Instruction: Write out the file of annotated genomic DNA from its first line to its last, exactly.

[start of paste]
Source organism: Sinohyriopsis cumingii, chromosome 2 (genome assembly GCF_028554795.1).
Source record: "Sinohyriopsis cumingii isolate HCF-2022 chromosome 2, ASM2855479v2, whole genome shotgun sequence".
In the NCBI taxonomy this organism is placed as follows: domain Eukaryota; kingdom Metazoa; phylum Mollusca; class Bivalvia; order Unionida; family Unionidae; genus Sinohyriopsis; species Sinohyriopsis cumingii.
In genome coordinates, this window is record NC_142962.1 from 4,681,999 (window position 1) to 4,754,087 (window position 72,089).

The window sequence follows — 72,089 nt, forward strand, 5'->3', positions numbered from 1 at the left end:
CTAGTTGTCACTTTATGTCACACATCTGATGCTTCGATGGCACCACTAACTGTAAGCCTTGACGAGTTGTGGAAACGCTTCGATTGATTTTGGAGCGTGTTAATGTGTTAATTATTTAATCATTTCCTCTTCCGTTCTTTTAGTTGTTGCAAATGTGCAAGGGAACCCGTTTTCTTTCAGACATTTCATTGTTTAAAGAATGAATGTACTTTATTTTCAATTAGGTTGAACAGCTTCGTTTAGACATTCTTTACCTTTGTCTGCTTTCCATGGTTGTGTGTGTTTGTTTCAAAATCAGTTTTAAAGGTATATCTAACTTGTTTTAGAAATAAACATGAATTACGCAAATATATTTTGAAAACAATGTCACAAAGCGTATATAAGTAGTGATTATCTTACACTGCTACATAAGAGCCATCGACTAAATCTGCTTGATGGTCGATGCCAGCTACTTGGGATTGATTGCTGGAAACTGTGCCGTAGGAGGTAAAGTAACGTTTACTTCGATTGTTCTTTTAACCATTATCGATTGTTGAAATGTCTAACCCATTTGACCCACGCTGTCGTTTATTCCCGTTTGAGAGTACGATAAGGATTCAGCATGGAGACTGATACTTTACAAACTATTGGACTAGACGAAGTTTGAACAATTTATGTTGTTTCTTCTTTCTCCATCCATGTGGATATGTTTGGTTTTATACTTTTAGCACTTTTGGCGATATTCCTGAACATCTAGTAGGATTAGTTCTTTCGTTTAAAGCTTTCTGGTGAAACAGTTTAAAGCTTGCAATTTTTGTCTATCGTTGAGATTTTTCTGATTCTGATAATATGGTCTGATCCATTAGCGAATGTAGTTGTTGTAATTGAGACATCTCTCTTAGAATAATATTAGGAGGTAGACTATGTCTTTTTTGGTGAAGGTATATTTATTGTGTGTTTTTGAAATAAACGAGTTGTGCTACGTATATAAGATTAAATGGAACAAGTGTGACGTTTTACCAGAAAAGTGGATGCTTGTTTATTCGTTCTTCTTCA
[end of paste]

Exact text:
Source organism: Sinohyriopsis cumingii, chromosome 2 (genome assembly GCF_028554795.1).
Source record: "Sinohyriopsis cumingii isolate HCF-2022 chromosome 2, ASM2855479v2, whole genome shotgun sequence".
In the NCBI taxonomy this organism is placed as follows: domain Eukaryota; kingdom Metazoa; phylum Mollusca; class Bivalvia; order Unionida; family Unionidae; genus Sinohyriopsis; species Sinohyriopsis cumingii.
In genome coordinates, this window is record NC_142962.1 from 4,681,999 (window position 1) to 4,754,087 (window position 72,089).

The window sequence follows — 72,089 nt, forward strand, 5'->3', positions numbered from 1 at the left end:
CTAGTTGTCACTTTATGTCACACATCTGATGCTTCGATGGCACCACTAACTGTAAGCCTTGACGAGTTGTGGAAACGCTTCGATTGATTTTGGAGCGTGTTAATGTGTTAATTATTTAATCATTTCCTCTTCCGTTCTTTTAGTTGTTGCAAATGTGCAAGGGAACCCGTTTTCTTTCAGACATTTCATTGTTTAAAGAATGAATGTACTTTATTTTCAATTAGGTTGAACAGCTTCGTTTAGACATTCTTTACCTTTGTCTGCTTTCCATGGTTGTGTGTGTTTGTTTCAAAATCAGTTTTAAAGGTATATCTAACTTGTTTTAGAAATAAACATGAATTACGCAAATATATTTTGAAAACAATGTCACAAAGCGTATATAAGTAGTGATTATCTTACACTGCTACATAAGAGCCATCGACTAAATCTGCTTGATGGTCGATGCCAGCTACTTGGGATTGATTGCTGGAAACTGTGCCGTAGGAGGTAAAGTAACGTTTACTTCGATTGTTCTTTTAACCATTATCGATTGTTGAAATGTCTAACCCATTTGACCCACGCTGTCGTTTATTCCCGTTTGAGAGTACGATAAGGATTCAGCATGGAGACTGATACTTTACAAACTATTGGACTAGACGAAGTTTGAACAATTTATGTTGTTTCTTCTTTCTCCATCCATGTGGATATGTTTGGTTTTATACTTTTAGCACTTTTGGCGATATTCCTGAACATCTAGTAGGATTAGTTCTTTCGTTTAAAGCTTTCTGGTGAAACAGTTTAAAGCTTGCAATTTTTGTCTATCGTTGAGATTTTTCTGATTCTGATAATATGGTCTGATCCATTAGCGAATGTAGTTGTTGTAATTGAGACATCTCTCTTAGAATAATATTAGGAGGTAGACTATGTCTTTTTTGGTGAAGGTATATTTATTGTGTGTTTTTGAAATAAACGAGTTGTGCTACGTATATAAGATTAAATGGAACAAGTGTGACGTTTTACCAGAAAAGTGGATGCTTGTTTATTCGTTCTTCTTCA